Matanzas is the neoclassical city par excellence of Cuba. The relationship between its remarkable monuments and its great natural scenery is unique and relevant.

Without compromises with previous traditions, the Matanzas architecture of the 19th century represents “the new architecture” in the most complete sense of the word. In a very short period, Matanzas left behind the stage of the guano huts. The references for the construction of the “new architecture” were materialized early in emblematic buildings, built by a select group of architects, among which shone individuals from the relief of Julio Sagebien, José Ramón Cabrera, Bartolomé Borrell, Francisco Betancourt, José Borrell, Manuel Antonio de Carrerá and Daniel Dall'Aglio, among others.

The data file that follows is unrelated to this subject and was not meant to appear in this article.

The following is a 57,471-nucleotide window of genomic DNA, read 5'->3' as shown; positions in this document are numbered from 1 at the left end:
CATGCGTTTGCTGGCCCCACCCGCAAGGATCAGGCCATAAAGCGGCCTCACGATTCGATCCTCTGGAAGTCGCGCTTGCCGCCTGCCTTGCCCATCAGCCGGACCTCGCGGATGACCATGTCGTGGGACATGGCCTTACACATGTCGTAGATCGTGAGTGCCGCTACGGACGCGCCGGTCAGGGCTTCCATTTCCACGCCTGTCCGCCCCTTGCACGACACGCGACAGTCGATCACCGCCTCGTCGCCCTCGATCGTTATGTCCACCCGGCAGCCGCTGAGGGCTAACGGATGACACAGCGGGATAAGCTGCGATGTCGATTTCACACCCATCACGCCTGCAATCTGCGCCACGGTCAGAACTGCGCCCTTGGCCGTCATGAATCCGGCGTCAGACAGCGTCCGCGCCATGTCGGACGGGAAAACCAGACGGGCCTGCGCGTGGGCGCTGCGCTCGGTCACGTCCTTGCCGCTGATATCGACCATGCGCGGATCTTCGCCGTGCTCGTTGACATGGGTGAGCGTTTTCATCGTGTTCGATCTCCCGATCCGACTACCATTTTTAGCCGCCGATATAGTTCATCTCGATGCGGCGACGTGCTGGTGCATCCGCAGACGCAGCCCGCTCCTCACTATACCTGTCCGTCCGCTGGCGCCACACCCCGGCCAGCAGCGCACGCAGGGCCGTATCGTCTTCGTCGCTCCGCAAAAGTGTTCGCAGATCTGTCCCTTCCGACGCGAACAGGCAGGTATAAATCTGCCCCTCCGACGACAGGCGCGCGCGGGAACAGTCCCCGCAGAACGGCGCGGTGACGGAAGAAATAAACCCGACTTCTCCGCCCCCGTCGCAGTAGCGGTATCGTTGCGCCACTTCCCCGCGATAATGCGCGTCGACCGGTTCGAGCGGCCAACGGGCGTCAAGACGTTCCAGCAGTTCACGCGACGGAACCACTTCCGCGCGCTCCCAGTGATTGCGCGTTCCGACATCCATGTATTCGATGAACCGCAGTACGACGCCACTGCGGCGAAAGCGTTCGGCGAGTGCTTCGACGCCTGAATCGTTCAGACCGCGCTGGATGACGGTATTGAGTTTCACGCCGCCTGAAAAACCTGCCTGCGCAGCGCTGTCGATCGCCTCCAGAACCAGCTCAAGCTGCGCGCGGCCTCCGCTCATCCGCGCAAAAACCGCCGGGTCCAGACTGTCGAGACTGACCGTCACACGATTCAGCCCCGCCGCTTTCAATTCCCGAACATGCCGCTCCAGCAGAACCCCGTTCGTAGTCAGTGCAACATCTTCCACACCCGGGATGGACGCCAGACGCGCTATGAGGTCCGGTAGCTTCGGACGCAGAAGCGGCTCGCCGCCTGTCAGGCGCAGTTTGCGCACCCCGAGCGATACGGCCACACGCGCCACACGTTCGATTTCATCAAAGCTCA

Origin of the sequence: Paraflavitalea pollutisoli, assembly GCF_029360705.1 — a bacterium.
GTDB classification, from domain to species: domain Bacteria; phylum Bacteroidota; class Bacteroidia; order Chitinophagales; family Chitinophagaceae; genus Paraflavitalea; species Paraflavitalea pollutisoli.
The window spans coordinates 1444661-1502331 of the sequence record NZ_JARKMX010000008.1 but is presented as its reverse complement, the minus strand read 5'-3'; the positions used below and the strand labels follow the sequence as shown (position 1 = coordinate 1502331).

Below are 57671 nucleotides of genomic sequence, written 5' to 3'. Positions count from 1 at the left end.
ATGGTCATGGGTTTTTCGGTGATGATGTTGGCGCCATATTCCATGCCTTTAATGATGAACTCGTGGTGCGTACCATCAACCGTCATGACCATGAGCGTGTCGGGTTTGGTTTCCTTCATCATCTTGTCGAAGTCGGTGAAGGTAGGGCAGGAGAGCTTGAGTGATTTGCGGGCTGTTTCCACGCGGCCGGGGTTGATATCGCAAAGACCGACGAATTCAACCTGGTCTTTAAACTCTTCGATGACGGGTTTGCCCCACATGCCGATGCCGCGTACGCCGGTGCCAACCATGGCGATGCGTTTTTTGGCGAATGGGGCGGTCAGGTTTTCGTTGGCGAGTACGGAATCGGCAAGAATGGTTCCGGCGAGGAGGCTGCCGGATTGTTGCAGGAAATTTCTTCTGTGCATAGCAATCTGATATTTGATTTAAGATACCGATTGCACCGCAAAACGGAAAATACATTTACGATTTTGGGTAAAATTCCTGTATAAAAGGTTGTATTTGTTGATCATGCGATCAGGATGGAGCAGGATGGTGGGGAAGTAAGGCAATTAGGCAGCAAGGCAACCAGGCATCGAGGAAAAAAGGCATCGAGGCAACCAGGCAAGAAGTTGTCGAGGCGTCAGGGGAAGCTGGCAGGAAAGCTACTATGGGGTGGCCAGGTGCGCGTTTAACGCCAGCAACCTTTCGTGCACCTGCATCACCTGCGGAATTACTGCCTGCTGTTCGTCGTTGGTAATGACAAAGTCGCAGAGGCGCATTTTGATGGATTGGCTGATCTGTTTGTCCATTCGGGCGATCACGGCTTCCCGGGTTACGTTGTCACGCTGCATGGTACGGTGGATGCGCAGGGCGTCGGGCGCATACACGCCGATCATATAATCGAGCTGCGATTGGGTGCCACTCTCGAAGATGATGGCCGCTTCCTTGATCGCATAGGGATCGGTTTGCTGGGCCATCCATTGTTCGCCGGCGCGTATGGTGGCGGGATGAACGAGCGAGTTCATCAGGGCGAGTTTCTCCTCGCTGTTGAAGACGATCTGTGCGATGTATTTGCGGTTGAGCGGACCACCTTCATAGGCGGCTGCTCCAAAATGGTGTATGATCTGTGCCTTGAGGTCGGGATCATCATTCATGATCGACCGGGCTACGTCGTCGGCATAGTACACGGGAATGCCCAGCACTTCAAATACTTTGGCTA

These teachers of different nationalities worked in Matanzas and left testimonies of high architecture within the formal framework of Neoclassicism. Contributions from different cultural fields merged, according to the requirements of the climate, the availability of materials, economic conditions and, above all, the needs and aspirations of the Matanzas, in a fascinating process of criollization of foreign models. In that sense, without diminishing the importance of singular buildings, the true cultural significance of the architectural heritage of the city of Matanzas derives from the value of the urban complex as a whole, due to the unique and historical relationship established between the buildings, the Urban framework and natural environment.

At the end of the 19th century, Matanzas was the most modern and best built city in Cuba.